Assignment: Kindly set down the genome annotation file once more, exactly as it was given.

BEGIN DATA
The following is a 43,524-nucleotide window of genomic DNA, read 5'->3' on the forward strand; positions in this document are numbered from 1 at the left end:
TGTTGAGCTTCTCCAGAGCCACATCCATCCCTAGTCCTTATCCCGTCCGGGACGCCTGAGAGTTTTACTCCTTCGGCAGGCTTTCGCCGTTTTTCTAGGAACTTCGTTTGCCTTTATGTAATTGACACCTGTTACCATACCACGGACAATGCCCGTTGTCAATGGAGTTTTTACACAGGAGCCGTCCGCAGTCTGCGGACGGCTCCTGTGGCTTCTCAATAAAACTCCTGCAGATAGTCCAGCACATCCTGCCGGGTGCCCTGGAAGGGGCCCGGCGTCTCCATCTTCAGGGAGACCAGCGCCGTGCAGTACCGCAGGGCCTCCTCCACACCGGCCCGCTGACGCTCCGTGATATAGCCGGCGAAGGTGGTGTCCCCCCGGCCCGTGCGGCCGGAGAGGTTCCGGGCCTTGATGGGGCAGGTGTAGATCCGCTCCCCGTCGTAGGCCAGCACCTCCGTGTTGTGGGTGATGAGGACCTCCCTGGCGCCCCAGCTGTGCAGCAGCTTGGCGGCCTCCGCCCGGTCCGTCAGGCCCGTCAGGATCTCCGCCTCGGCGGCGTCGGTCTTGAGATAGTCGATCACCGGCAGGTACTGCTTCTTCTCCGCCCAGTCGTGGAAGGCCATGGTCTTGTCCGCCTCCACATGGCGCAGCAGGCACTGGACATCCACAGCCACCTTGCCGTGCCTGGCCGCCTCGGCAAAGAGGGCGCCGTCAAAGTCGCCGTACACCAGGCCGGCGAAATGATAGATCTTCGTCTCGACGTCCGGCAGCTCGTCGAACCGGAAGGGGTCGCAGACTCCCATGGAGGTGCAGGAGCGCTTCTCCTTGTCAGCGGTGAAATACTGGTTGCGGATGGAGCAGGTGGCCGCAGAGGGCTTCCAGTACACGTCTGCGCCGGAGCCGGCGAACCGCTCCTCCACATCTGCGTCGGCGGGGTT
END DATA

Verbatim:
The following is a 43,524-nucleotide window of genomic DNA, read 5'->3' on the forward strand; positions in this document are numbered from 1 at the left end:
TGTTGAGCTTCTCCAGAGCCACATCCATCCCTAGTCCTTATCCCGTCCGGGACGCCTGAGAGTTTTACTCCTTCGGCAGGCTTTCGCCGTTTTTCTAGGAACTTCGTTTGCCTTTATGTAATTGACACCTGTTACCATACCACGGACAATGCCCGTTGTCAATGGAGTTTTTACACAGGAGCCGTCCGCAGTCTGCGGACGGCTCCTGTGGCTTCTCAATAAAACTCCTGCAGATAGTCCAGCACATCCTGCCGGGTGCCCTGGAAGGGGCCCGGCGTCTCCATCTTCAGGGAGACCAGCGCCGTGCAGTACCGCAGGGCCTCCTCCACACCGGCCCGCTGACGCTCCGTGATATAGCCGGCGAAGGTGGTGTCCCCCCGGCCCGTGCGGCCGGAGAGGTTCCGGGCCTTGATGGGGCAGGTGTAGATCCGCTCCCCGTCGTAGGCCAGCACCTCCGTGTTGTGGGTGATGAGGACCTCCCTGGCGCCCCAGCTGTGCAGCAGCTTGGCGGCCTCCGCCCGGTCCGTCAGGCCCGTCAGGATCTCCGCCTCGGCGGCGTCGGTCTTGAGATAGTCGATCACCGGCAGGTACTGCTTCTTCTCCGCCCAGTCGTGGAAGGCCATGGTCTTGTCCGCCTCCACATGGCGCAGCAGGCACTGGACATCCACAGCCACCTTGCCGTGCCTGGCCGCCTCGGCAAAGAGGGCGCCGTCAAAGTCGCCGTACACCAGGCCGGCGAAATGATAGATCTTCGTCTCGACGTCCGGCAGCTCGTCGAACCGGAAGGGGTCGCAGACTCCCATGGAGGTGCAGGAGCGCTTCTCCTTGTCAGCGGTGAAATACTGGTTGCGGATGGAGCAGGTGGCCGCAGAGGGCTTCCAGTACACGTCTGCGCCGGAGCCGGCGAACCGCTCCTCCACATCTGCGTCGGCGGGGTT